... I hear there is talk among the business people of setting up a third party and nominating Hoover. Two things the next President must know—Europe and America, European conditions and American conditions. The President of the United States must be his own Secretary of State. We need administration of our internal affairs and wise guidance economically. Hoover can give these. He has the knowledge and he has the faculty. He has the confidence of Europe and the confidence of America. He is not a Democrat, nor is he a Republican. He voted for Wilson, for Roosevelt, and McKinley. But he is sane, progressive, competent. The women are strong for him and there are fifteen million of them who will vote this year. It would not surprise me to see him nominated on either ticket, and I believe I will vote for him now as against anybody else.
But I must quit talking politics because I am going out of it entirely, completely, and I really have been out of politics ever since I left California. I have tried to take a broad non-partisan view of things which is one of the reasons I have had hard sledding. But I am going without a grouch, without a complaint or a criticism—with a great admiration for Wilson and with a thorough knowledge of his defects; and with a more sympathetic attitude toward my colleagues than any can have who do not know the circumstances as well as I do. ... Cordially yours,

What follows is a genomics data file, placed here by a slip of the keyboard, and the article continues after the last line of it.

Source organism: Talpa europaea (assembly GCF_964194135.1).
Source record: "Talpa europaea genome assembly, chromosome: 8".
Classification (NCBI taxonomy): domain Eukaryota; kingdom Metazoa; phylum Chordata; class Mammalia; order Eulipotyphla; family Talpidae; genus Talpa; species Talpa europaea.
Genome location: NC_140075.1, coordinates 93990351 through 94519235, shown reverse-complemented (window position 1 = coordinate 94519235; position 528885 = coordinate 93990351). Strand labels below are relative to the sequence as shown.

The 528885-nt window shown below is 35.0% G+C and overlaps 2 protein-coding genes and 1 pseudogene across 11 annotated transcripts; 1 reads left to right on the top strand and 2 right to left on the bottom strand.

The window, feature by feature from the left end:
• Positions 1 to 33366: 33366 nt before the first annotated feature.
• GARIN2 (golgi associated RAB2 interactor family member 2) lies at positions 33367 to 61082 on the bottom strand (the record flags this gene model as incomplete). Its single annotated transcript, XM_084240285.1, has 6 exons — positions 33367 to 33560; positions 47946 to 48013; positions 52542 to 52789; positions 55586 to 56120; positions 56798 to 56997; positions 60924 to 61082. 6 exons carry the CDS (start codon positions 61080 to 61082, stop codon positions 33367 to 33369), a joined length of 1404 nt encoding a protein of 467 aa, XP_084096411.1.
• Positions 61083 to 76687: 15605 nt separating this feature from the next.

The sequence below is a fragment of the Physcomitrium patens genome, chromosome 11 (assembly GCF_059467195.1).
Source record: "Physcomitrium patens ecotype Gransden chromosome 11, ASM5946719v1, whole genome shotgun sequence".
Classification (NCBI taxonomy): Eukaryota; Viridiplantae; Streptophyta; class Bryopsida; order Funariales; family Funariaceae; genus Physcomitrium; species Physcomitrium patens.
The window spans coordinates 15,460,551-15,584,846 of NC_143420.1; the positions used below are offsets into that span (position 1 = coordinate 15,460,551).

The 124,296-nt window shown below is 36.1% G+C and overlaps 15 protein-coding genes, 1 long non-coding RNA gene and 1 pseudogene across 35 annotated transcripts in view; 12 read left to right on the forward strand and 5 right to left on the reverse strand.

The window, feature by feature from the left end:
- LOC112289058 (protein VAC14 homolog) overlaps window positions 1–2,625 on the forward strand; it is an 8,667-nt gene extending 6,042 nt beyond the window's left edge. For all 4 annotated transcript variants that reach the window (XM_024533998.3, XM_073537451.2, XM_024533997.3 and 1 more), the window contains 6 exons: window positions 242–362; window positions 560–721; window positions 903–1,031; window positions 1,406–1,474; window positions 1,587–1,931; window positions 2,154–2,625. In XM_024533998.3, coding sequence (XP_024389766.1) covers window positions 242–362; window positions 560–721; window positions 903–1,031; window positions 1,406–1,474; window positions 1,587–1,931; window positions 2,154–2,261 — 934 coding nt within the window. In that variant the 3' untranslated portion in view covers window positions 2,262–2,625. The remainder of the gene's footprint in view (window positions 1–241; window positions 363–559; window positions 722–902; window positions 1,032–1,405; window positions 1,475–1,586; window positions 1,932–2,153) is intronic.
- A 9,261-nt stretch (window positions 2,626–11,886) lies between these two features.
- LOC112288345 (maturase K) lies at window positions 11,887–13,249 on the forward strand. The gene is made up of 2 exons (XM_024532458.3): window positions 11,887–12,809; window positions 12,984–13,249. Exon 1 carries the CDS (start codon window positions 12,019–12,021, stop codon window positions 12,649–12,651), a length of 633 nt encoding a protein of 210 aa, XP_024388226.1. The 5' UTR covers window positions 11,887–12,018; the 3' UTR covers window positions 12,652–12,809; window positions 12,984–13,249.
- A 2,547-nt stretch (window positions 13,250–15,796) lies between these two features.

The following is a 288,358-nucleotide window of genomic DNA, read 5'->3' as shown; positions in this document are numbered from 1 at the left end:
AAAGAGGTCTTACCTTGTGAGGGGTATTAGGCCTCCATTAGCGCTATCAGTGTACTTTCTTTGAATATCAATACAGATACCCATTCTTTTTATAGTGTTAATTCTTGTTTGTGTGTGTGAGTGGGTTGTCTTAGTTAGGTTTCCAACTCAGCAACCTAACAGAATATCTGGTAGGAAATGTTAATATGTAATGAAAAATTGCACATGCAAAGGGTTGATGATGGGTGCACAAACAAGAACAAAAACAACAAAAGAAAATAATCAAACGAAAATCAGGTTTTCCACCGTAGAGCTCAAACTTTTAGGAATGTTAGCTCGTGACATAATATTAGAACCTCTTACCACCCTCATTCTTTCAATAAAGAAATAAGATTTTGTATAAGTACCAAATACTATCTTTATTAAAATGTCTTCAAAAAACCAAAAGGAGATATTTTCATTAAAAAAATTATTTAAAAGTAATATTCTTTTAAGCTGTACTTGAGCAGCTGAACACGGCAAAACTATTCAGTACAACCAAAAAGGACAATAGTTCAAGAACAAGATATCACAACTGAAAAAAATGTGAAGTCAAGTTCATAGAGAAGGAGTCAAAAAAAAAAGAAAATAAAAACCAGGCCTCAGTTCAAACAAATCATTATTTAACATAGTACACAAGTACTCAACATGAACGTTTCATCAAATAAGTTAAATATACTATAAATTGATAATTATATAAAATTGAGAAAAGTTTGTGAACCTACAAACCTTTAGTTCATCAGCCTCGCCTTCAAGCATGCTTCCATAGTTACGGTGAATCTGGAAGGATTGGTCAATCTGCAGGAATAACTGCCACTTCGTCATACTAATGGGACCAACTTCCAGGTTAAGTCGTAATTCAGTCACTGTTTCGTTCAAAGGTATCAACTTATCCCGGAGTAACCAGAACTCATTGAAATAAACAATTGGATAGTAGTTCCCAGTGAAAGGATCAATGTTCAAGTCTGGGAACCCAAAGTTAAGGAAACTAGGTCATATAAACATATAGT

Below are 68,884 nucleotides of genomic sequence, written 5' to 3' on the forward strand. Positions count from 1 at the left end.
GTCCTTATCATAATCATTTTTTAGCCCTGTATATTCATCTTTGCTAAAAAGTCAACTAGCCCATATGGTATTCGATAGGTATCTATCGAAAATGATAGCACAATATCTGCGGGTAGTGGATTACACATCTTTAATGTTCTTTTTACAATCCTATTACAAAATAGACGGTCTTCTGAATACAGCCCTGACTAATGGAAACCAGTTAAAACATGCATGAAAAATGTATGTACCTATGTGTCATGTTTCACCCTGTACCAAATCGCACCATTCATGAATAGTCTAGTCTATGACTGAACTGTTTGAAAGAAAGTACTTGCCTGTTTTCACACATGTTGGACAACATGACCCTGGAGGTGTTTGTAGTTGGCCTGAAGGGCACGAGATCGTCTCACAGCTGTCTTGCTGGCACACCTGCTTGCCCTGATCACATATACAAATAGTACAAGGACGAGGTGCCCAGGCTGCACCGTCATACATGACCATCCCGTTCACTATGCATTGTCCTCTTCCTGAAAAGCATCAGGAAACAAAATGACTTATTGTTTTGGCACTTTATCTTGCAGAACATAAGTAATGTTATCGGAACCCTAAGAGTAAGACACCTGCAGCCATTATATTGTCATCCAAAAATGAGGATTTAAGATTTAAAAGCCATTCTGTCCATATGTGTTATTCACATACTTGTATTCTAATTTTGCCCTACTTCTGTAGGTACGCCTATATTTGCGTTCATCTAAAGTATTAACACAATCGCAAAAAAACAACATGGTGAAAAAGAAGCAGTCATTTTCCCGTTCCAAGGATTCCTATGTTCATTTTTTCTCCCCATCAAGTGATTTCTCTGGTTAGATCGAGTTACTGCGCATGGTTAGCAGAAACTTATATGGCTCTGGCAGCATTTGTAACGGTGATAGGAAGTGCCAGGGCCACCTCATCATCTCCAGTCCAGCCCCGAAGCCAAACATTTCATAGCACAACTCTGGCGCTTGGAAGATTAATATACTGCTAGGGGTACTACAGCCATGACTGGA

FRANKLIN K. LANE
TO ADMIRAL CARY GRAYSON
Washington, January 5, 1920
My dear Admiral,—As you know, I am contemplating resigning. It has been my purpose to wait until such time as the President was well enough to see me and talk the matter over with him. I understand from Mr. Tumulty that the President is prepared to name my successor, and that it would not in any way add to his embarrassment to fill my place in the immediate future. I would like to know if this is the fact, for my course will be shaped accordingly. Two years ago I had an offer of fifty thousand a year which I put aside because I thought it my duty to stay while the war was on. When Mr. McAdoo resigned, this offer was renewed but I then thought that I should await the conclusion of formal peace, which all expected would come soon. While the President was West, I promised that I would take the matter up with him on his return, and since then I have been waiting for his return to strength. I need not tell you that I am delighted to know that he is in such condition now as to turn to matters that in the best of health are vexatious, if this is the fact.
My sole reason for resigning is that I feel that I am entitled to have assurance as to the future of my family and myself. I have been in public life twenty-one years and have less than nothing in the way of private means. ... And having given the better part of my life to the public, I feel that I must now regard the interest of those dependent upon me. I wish you would be perfectly frank with me, for I would do nothing that with your knowledge you would think would make against the welfare of our Chief. Cordially,